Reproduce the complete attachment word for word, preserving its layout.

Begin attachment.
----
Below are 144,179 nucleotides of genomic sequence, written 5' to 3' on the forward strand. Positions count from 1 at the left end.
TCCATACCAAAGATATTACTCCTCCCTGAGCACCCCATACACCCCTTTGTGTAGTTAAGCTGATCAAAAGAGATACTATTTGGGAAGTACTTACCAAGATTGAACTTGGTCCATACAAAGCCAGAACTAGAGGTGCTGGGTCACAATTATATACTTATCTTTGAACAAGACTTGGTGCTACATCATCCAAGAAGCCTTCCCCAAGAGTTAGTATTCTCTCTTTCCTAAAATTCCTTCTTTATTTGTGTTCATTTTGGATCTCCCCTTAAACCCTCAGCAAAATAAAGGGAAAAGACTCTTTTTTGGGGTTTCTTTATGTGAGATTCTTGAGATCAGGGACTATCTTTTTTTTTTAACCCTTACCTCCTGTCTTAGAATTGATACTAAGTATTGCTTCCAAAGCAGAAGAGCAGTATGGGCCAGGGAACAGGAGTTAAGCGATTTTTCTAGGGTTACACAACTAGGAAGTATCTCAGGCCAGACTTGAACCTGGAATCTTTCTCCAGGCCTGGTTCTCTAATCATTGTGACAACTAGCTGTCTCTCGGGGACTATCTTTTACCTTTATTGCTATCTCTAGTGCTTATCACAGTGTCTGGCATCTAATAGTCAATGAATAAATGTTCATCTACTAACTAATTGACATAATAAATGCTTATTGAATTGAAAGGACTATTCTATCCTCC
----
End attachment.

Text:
Below are 144,179 nucleotides of genomic sequence, written 5' to 3' on the forward strand. Positions count from 1 at the left end.
TCCATACCAAAGATATTACTCCTCCCTGAGCACCCCATACACCCCTTTGTGTAGTTAAGCTGATCAAAAGAGATACTATTTGGGAAGTACTTACCAAGATTGAACTTGGTCCATACAAAGCCAGAACTAGAGGTGCTGGGTCACAATTATATACTTATCTTTGAACAAGACTTGGTGCTACATCATCCAAGAAGCCTTCCCCAAGAGTTAGTATTCTCTCTTTCCTAAAATTCCTTCTTTATTTGTGTTCATTTTGGATCTCCCCTTAAACCCTCAGCAAAATAAAGGGAAAAGACTCTTTTTTGGGGTTTCTTTATGTGAGATTCTTGAGATCAGGGACTATCTTTTTTTTTTAACCCTTACCTCCTGTCTTAGAATTGATACTAAGTATTGCTTCCAAAGCAGAAGAGCAGTATGGGCCAGGGAACAGGAGTTAAGCGATTTTTCTAGGGTTACACAACTAGGAAGTATCTCAGGCCAGACTTGAACCTGGAATCTTTCTCCAGGCCTGGTTCTCTAATCATTGTGACAACTAGCTGTCTCTCGGGGACTATCTTTTACCTTTATTGCTATCTCTAGTGCTTATCACAGTGTCTGGCATCTAATAGTCAATGAATAAATGTTCATCTACTAACTAATTGACATAATAAATGCTTATTGAATTGAAAGGACTATTCTATCCTCC